Some undeniable deficiencies of his Op.1—above all, the lack of artistic individuality—have drawn unfairly harsh scholarly criticism, and the rejection of the collection in its entirety seems ungenerous. As a melodist, Gentili is admittedly less gifted than a Caldara or an Albinoni, and the melodic flow is inhibited by ubiquitous chains of suspensions. Lyrical flashes, pleasant as they may be, are rare,  and so are expressive harmonies, which were a strong point of the older Venetian masters.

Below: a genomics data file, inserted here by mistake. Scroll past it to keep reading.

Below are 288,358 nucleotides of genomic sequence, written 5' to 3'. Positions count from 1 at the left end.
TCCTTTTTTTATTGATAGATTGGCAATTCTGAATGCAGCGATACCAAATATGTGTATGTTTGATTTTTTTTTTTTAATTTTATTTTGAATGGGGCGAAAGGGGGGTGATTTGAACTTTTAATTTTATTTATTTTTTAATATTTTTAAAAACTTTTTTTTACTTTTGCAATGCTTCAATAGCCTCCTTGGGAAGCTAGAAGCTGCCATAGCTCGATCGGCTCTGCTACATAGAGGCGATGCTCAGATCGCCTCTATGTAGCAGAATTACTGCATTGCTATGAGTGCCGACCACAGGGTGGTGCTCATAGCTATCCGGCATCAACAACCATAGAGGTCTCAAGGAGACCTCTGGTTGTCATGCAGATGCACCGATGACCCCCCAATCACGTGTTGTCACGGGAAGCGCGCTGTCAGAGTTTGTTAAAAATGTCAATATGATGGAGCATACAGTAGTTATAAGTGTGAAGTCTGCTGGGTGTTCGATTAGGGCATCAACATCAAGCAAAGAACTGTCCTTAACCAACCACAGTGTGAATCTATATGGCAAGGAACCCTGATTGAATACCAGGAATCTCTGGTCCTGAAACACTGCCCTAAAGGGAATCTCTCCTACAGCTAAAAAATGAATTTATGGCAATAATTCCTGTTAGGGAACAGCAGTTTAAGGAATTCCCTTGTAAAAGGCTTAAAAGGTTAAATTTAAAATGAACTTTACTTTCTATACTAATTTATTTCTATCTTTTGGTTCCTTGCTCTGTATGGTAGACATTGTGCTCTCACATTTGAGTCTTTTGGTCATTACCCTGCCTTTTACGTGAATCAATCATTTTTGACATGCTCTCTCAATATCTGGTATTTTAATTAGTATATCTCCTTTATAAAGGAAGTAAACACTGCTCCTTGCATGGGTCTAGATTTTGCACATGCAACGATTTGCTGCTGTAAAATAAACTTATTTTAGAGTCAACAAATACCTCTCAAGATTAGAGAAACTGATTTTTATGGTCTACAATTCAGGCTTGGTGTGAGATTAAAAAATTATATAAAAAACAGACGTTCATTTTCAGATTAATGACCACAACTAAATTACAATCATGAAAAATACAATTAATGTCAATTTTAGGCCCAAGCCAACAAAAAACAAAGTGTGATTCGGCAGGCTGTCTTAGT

I do feel that there's lots of variety here, and that's a tribute to both the performers and the composer. Soavi Affetti use both organ and harpsichord in the continuo, which is helpful, and they keep things moving along briskly, with special attention to Gentili's rhythmic invention. Gentili does his part by providing Corelli standard-issue music but also hearkening back to older music: the 17th century sonata concertata. This antique sound can be very appealing. As well, he often inserts flourishes of solo music for the solo violin, which provides a bit of a concertante feeling. I enjoy his slow movements, which provide a pleasing, sweet sound that lingers for a while. This music won't change your life, but it should provide some pleasure.

Wednesday, August 24, 2016

The perfect Ginastera centennial tribute